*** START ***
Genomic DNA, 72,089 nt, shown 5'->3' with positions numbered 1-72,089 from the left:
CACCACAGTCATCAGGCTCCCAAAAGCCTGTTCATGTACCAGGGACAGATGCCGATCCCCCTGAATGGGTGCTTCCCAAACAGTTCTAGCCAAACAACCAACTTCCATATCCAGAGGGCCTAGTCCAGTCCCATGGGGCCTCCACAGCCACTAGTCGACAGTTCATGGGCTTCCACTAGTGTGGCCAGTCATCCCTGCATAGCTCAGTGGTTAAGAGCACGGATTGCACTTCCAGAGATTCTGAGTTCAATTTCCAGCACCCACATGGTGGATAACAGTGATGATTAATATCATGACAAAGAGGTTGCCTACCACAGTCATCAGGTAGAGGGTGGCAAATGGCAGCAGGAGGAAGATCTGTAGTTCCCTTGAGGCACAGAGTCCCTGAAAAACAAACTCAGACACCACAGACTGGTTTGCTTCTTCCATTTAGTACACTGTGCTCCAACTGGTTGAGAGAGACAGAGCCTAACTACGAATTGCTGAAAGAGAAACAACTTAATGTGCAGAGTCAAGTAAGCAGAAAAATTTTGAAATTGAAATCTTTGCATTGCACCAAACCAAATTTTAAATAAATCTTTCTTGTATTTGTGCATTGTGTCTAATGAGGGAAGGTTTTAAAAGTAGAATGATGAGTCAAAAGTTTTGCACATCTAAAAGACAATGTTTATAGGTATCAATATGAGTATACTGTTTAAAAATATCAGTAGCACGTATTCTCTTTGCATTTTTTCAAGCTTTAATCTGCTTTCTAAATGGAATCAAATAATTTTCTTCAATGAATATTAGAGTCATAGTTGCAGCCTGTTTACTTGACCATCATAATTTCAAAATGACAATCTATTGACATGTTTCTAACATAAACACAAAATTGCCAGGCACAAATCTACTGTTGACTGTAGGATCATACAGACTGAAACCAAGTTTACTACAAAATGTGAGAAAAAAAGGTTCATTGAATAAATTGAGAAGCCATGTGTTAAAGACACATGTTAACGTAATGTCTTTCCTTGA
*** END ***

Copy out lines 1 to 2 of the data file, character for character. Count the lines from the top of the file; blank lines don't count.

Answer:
Genomic DNA, 72,089 nt, shown 5'->3' with positions numbered 1-72,089 from the left:
CACCACAGTCATCAGGCTCCCAAAAGCCTGTTCATGTACCAGGGACAGATGCCGATCCCCCTGAATGGGTGCTTCCCAAACAGTTCTAGCCAAACAACCAACTTCCATATCCAGAGGGCCTAGTCCAGTCCCATGGGGCCTCCACAGCCACTAGTCGACAGTTCATGGGCTTCCACTAGTGTGGCCAGTCATCCCTGCATAGCTCAGTGGTTAAGAGCACGGATTGCACTTCCAGAGATTCTGAGTTCAATTTCCAGCACCCACATGGTGGATAACAGTGATGATTAATATCATGACAAAGAGGTTGCCTACCACAGTCATCAGGTAGAGGGTGGCAAATGGCAGCAGGAGGAAGATCTGTAGTTCCCTTGAGGCACAGAGTCCCTGAAAAACAAACTCAGACACCACAGACTGGTTTGCTTCTTCCATTTAGTACACTGTGCTCCAACTGGTTGAGAGAGACAGAGCCTAACTACGAATTGCTGAAAGAGAAACAACTTAATGTGCAGAGTCAAGTAAGCAGAAAAATTTTGAAATTGAAATCTTTGCATTGCACCAAACCAAATTTTAAATAAATCTTTCTTGTATTTGTGCATTGTGTCTAATGAGGGAAGGTTTTAAAAGTAGAATGATGAGTCAAAAGTTTTGCACATCTAAAAGACAATGTTTATAGGTATCAATATGAGTATACTGTTTAAAAATATCAGTAGCACGTATTCTCTTTGCATTTTTTCAAGCTTTAATCTGCTTTCTAAATGGAATCAAATAATTTTCTTCAATGAATATTAGAGTCATAGTTGCAGCCTGTTTACTTGACCATCATAATTTCAAAATGACAATCTATTGACATGTTTCTAACATAAACACAAAATTGCCAGGCACAAATCTACTGTTGACTGTAGGATCATACAGACTGAAACCAAGTTTACTACAAAATGTGAGAAAAAAAGGTTCATTGAATAAATTGAGAAGCCATGTGTTAAAGACACATGTTAACGTAATGTCTTTCCTTGA